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Encyclopedia > Beta testing

Software testing is a process used to identify the correctness, completeness and quality of developed computer software. Actually, testing can never establish the correctness of computer software, as this can only be done by formal verification. It can only find defects, not prove that there are none. There are a number of different testing approaches that are used to do this ranging from the most informal ad hoc testing, to formally specified and controlled methods such as automated testing.

The quality of the application can and normally does vary widely from system to system but some of the common quality attributes include reliability, stability, portability, maintainability and usability. Refer to the ISO standard ISO 9126 for a more complete list of attributes and criteria.



In general, software engineers distinguish software faults and software failures. In case of a failure, the software does not do what the user expects. A fault is a programming error that may or may not actually manifest as a failure. A fault can also be described as an error in the correctness of the semantic of a computer program. A fault will become a failure if the exact computation conditions are met, one of them being that the faulty portion of computer software executes on the CPU . A fault can also turn into a failure when the software is ported to a different hardware platform or a different compiler, or when the software gets extended.

Software testing may be viewed as a sub-field of software quality assurance but typically exists independently (and there may be no SQA areas in some companies). In SQA, software process specialists and auditors take a broader view on software and its development. They examine and change the software engineering process itself to reduce the amount of faults that end up in the code or deliver faster.

Regardless of the methods used or level of formality involved the desired result of testing is a level of confidence in the software so that the developers are confident that the software has an acceptable defect rate. What constitutes an acceptable defect rate depends on the nature of the software. An arcade video game designed to simulate flying an airplane would presumably have a much higher tolerance for defects than software used to control an actual airliner.

Defect rates are measured against function points in the software under test. Function points are a measure of software complexity (while lines of code is merely a measure of size). (Every block of code, one statement or sequence can be a single function point, connected by loops and conditional constructs; but complex expressions contain functions points at each conjunction operator ('and', 'or', etc).

A problem with software testing is that the number of defects in a software product can be very large, and the number of configurations of the product larger still. Bugs that occur infrequently are difficult to find in testing. A rule of thumb is that a system that is expected to function without faults for a certain length of time must have already been tested for at least that length of time. This has severe consequences for projects to write long-lived reliable software.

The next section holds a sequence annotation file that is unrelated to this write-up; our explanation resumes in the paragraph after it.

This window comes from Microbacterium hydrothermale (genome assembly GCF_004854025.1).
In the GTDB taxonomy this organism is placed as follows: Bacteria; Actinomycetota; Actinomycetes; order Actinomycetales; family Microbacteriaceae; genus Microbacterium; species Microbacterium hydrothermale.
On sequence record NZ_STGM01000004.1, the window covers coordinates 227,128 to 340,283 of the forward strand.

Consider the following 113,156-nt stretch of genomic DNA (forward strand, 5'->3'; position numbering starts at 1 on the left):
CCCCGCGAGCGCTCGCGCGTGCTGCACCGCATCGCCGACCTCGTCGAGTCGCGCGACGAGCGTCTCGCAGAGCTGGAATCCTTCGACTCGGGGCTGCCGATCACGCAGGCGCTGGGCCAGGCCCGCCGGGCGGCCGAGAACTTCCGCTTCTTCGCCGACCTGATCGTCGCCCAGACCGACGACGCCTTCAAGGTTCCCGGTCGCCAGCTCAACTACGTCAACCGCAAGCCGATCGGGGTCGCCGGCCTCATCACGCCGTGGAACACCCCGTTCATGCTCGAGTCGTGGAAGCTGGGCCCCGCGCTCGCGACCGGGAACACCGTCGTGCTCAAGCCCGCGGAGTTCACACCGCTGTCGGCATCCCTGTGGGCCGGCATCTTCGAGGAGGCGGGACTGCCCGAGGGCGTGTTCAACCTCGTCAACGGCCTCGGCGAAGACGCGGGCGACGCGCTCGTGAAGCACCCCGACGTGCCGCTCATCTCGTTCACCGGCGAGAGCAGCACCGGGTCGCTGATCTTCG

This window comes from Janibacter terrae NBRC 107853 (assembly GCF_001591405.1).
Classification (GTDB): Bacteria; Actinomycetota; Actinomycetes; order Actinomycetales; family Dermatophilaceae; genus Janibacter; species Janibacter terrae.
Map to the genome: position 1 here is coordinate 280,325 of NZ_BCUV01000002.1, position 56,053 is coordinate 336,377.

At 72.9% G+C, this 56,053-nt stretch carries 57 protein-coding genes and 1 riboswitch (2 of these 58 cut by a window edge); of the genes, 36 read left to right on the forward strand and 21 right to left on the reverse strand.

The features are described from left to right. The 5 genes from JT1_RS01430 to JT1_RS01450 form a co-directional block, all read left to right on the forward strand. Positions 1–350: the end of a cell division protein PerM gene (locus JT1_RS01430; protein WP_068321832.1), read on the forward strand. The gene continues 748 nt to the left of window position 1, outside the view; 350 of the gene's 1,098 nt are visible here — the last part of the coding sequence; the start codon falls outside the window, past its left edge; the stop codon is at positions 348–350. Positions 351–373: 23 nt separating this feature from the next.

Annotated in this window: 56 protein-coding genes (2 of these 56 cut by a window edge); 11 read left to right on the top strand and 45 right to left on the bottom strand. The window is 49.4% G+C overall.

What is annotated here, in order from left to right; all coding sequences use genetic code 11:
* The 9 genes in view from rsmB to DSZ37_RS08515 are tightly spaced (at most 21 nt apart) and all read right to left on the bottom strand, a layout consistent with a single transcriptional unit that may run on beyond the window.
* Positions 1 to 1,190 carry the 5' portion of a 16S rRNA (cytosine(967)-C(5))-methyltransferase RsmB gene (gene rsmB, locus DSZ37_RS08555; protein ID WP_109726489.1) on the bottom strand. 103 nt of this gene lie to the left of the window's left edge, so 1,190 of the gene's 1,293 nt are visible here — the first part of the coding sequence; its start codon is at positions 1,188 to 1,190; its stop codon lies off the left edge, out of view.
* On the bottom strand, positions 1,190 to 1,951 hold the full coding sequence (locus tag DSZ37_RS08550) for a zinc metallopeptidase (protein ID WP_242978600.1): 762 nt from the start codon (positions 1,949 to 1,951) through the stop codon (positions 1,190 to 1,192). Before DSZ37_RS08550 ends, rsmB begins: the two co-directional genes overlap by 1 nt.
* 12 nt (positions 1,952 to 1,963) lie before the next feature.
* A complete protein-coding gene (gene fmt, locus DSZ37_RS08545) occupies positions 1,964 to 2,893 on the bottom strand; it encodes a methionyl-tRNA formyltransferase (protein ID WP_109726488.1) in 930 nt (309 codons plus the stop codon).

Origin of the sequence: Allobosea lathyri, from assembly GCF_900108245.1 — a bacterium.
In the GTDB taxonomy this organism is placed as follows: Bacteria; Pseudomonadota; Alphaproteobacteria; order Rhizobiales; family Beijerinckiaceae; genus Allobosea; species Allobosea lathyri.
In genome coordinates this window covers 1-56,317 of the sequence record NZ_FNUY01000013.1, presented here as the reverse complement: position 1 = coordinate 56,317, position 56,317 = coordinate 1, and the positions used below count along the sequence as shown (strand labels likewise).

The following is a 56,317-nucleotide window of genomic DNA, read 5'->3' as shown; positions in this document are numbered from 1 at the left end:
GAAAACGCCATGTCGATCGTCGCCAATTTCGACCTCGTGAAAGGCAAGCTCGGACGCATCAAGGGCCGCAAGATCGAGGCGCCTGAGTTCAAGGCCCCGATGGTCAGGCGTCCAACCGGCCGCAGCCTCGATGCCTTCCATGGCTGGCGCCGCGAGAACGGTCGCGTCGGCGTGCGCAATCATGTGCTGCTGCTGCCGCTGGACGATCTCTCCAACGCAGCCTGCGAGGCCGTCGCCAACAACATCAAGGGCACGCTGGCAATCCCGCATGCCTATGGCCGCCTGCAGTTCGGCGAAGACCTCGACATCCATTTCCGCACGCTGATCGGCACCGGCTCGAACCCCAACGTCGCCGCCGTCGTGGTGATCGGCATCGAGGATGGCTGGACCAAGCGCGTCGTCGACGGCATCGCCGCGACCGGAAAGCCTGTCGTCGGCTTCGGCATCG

A common practice of software testing is that it is performed by an independent group of testers after finishing the software product and before it is shipped to the customer. This practice often results in the testing phase being used as project buffer to compensate for project delays. Another practice is to start software testing at the same moment the project starts and it is a continuous process until the project finishes.

Another common practice is for test suites to be developed during technical support escalation procedures. Such tests are then maintained in regression testing suites to ensure that future updates to the software don't repeat any of the known mistakes.

It is commonly believed that the earlier a defect is found the cheaper it is to fix it.

In counterpoint, some emerging software disciplines such as extreme programming and the agile development movement, adhere to a "test driven software development" model. In this process unit tests are written first, by the programmers (often with pair programming in the extreme programming methodology). Of course these tests fail initially; as they are expected to. Then as code is written it passes incrementally larger portions of the test suites. The test suites are continuously updated as new failure conditions and corner cases are discovered, and they are integrated with any regression tests that are developed.

Unit tests are maintained along with the rest of the software source code and generally integrated into the build process (with inherently interactive tests being relegated to a partially manual build acceptance process).

The software, tools, samples of data input and output, and configurations are all referred to collectively as a test harness.

Alpha testing

In software development, testing is usually required before release to the general public. In-house developers often test the software in what is known as 'alpha' testing which is often performed under a debugger or with hardware_assisted debugging to catch bugs quickly.

It can then be handed over to testing staff for additional inspection in an environment similar to how it was intended to be used. This technique is known as black box testing. This is often known as the second stage of alpha testing.

Beta testing

Following that, limited public tests known as beta_versions are often released to groups of people so that further testing can ensure the product has few faults or bugs. Sometimes, beta-versions are made available to the open public to increase the feedback field to a maximal number of future users.